When we confine horses for any reason, we expect them to become bored and sometimes naughty. Coming up with new and entertaining ideas to help alleviate the boredom of being stall-bound is always a challenge. The staff at the global nutrition consultation company Kentucky Equine Research, which has a division in Australia, shared some information from that country that might give you some fresh ideas for enriching the lives of stall-bound horses.
Horse SA, a not-for-profit community based organization that supports the horse industry in South Australia, has published a booklet entitled “Tips for the Care of Confined Horses.” The booklet, which is available online, suggests ways to make a confined horse’s environment more pleasant, interesting and stimulating. This may be especially important for horses that are used to regular exercise or pasture time, but are temporarily confined to a stall while recovering from illness or injury.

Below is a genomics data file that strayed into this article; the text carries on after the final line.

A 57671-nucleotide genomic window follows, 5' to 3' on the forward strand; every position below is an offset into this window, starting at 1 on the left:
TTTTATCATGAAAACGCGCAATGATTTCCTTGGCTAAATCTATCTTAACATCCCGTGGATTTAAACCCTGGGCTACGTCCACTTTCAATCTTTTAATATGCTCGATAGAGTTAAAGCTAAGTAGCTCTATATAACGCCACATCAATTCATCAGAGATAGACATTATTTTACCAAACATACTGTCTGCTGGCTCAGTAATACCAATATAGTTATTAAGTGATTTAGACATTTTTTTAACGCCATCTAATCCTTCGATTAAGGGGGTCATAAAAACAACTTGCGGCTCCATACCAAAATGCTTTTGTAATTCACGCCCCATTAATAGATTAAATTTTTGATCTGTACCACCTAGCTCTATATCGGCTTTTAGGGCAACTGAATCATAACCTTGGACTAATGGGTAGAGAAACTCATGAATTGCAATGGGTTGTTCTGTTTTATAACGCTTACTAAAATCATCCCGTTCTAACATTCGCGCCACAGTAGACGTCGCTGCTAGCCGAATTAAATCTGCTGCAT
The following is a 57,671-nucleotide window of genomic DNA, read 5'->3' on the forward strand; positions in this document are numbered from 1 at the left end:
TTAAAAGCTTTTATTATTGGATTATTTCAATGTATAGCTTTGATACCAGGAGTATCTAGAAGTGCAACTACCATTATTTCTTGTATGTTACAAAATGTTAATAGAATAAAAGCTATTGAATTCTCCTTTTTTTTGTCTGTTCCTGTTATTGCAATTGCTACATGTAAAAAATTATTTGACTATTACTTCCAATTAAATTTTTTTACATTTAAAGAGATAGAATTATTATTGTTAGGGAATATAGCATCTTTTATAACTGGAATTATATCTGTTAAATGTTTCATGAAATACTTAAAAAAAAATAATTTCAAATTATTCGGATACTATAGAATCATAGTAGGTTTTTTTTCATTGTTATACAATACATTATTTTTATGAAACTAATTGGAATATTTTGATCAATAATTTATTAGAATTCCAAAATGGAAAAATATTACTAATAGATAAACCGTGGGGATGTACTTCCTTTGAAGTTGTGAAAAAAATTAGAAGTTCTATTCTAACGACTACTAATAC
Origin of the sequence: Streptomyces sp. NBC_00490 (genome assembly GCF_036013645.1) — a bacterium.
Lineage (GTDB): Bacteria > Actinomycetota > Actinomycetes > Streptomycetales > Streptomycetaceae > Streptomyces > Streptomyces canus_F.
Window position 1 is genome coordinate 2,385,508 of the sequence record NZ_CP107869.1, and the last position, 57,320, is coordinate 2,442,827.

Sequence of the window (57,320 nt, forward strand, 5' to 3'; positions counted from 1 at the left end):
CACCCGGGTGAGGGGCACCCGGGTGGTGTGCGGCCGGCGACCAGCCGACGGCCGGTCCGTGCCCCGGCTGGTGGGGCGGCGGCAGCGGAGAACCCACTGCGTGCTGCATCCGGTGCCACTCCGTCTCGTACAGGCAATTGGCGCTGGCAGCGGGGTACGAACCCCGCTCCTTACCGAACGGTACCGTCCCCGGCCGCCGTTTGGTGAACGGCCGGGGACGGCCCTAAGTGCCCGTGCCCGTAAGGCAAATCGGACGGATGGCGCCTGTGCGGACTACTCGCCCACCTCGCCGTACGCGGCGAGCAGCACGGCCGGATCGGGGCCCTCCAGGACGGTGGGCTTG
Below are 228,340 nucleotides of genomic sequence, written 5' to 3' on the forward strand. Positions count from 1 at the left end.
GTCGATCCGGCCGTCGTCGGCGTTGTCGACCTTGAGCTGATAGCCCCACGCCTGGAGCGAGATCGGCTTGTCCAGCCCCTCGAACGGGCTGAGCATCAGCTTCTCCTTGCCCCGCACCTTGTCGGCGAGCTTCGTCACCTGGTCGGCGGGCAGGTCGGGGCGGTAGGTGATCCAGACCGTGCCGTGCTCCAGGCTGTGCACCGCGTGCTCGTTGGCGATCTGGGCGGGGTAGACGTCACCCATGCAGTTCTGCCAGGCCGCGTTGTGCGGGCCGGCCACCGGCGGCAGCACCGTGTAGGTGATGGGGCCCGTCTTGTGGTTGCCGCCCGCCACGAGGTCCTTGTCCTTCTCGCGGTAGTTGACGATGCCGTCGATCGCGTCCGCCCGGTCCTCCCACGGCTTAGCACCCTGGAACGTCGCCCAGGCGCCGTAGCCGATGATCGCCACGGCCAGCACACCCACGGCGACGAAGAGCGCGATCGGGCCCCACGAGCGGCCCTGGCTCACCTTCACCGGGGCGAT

Among the ideas related to feed management are breaking meals into as many small snacks as possible, scattered throughout the day; using a hay net and feeding bowl that allow the horse to ingest only a small mouthful of hay or grain at one time; adding some type of flavor (herbs, fruit juices) to some grain meals; and placing the hay net in a different corner of the stall each time it is filled.
To help the horse avoid boredom during long hours in the stall, the booklet suggests adding unbreakable mirrors and toys to the stall; finding a companion (pony, goat, dog, sheep or other small animal) to share the same or an adjoining stall; arranging doors, windows and partitions so that the horse can see what’s going on around him; and spending lots of time in the stall so you can groom, massage, stretch and otherwise interact with the horse.
Other ideas are included for horses that can be hand-walked or put in a round pen outside the stall, but can’t be allowed the freedom of a paddock or larger turnout area.
By enriching the horse’s environment and introducing novel experiences and stimuli, you can make the period of confinement more pleasant for your horse and possibly avoid the appearance of boredom-based behaviors.